Hong Kong’s bid to wipe a controversial protest song from the city’s internet is flashing fresh warnings signs for businesses that the once-freewheeling international hub is tracking closer to mainland rules.
The city’s High Court on Friday heard the government’s argument for why it should be illegal to perform or broadcast Glory to Hong Kong with criminal intent. That case has raised fears Western tech firms such as Alphabet Inc.’s Google, which has already quit China over censorship, may be forced to reconsider their presence in the city. Many versions of the song have already disappeared from online platforms such as Apple Inc.’s iTunes and Spotify Technology SA.
Government prosecutors argued the tune’s proliferation online was a matter of national security that would plant seeds of secession, an offense under a Beijing-drafted law carrying sentences as long as life in prison. The judge set a July 28 date for handing down a decision.
The government’s determination to pursue the ban shows its campaign to eliminate dissent is still expanding. That’s despite a three year-crackdown under the China-imposed national security law that’s put the city’s political opposition either behind bars or in self-imposed exile, and shuttered the most-critical media outlets. Spotify and Meta representatives declined to comment, while Google and Apple did not immediately respond to requests for comment.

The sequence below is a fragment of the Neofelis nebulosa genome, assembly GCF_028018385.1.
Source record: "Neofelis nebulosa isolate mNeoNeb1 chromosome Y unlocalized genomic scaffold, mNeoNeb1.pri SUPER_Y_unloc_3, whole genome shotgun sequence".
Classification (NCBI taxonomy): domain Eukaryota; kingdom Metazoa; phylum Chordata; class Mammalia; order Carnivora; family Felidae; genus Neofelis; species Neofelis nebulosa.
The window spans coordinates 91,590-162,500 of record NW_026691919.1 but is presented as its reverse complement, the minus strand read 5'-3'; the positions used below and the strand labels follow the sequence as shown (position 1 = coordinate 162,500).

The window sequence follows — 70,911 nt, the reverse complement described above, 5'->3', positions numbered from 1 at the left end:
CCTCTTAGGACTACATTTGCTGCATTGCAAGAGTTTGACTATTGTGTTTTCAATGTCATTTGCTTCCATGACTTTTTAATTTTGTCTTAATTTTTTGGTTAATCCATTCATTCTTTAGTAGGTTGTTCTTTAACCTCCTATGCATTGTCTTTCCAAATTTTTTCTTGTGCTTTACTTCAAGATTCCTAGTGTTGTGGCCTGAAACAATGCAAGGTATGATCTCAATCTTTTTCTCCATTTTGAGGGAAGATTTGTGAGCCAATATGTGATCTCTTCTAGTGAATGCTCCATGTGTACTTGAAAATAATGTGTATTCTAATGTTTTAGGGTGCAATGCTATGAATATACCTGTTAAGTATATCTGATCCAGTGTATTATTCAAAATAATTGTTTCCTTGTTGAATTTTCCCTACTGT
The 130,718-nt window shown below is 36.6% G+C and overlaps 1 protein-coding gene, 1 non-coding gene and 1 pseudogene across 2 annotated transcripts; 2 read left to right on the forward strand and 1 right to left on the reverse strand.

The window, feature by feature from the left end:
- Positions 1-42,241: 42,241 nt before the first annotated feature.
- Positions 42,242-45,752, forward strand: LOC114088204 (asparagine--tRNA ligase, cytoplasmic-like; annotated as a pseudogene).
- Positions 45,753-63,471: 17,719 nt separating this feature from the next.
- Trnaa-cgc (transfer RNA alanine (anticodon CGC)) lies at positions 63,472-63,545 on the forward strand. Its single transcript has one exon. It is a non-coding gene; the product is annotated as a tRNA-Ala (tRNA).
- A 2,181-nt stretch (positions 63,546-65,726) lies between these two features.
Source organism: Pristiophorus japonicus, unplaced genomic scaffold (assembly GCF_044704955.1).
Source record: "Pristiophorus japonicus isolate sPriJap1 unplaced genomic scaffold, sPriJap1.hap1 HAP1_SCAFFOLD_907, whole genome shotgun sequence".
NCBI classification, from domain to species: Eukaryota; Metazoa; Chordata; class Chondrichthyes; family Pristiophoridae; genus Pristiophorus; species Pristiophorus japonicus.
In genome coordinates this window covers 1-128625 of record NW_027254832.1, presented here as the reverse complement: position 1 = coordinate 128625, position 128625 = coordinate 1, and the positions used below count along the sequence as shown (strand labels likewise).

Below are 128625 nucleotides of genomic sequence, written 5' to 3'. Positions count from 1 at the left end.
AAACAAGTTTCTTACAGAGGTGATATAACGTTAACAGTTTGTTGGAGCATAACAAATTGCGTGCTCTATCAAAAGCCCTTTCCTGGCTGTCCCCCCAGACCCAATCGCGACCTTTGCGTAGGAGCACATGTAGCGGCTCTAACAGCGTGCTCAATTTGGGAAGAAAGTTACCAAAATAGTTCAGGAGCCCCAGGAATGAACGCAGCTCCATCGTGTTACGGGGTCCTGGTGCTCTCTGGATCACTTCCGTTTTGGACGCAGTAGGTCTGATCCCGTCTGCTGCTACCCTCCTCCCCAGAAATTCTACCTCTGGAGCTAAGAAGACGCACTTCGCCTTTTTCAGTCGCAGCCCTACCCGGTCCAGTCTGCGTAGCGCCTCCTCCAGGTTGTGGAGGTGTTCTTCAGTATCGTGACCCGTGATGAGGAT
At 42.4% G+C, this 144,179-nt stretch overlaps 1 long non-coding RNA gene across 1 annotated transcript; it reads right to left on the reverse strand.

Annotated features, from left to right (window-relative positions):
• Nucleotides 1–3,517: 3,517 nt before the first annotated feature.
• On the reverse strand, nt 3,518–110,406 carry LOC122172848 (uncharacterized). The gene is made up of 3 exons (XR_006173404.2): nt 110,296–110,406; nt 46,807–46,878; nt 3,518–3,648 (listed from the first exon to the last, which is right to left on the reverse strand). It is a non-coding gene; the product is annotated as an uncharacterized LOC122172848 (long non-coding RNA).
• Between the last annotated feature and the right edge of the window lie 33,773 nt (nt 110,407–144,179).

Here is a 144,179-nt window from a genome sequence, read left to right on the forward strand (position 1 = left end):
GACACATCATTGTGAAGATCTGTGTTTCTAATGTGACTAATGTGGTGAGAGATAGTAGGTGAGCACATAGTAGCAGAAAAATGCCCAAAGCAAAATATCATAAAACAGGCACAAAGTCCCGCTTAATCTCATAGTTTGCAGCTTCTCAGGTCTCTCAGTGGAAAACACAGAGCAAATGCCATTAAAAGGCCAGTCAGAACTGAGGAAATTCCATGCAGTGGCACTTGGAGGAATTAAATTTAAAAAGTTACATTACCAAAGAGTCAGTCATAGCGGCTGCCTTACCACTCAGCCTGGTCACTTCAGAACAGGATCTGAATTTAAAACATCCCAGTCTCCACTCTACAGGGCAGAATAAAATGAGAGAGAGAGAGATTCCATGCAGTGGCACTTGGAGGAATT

In another sign of that expansion, Hong Kong authorities this month announced HK$1,000,000 ($127,650) international bounties for eight activists living abroad, casting the net wider on attempts to police government critics. The U.S. State Department condemned the “extraterritorial” application of the warrants and rewards.
Hong Kong’s liberal institutions, legal system and capitalist markets for years were the foundation of its status as a global business hub. This week’s court case is the latest sign those pillars and the city’s prized free speech are being eroded. The UK has already pulled its top judges from the city’s highest court over human rights concerns.
On Friday, a lawyer appointed by the court to argue the case against the government reiterated that banning the song could harm the rights of individuals, was unnecessary given existing legislation, and would be difficult to enforce with companies based in Silicon Valley.
“The potential injunction shows the increasingly blurred lines between the national security sphere and other spaces,” said Thomas Kellogg, executive director of the Georgetown Center for Asian Law.
“International businesses operating in Hong Kong need to take note: They could be drawn into NSL enforcement at any time, which presents very real reputational risks and costs,” he added.
The city’s national security law offenses “are clearly defined and are similar in many ways to the national security laws of other jurisdictions,” a government spokesperson said in a statement to Bloomberg News.
The implementation of the law “restored stability and increased the confidence in Hong Kong, thereby allowing the city to resume its normal operation and the prestigious business environment to return,” the statement said.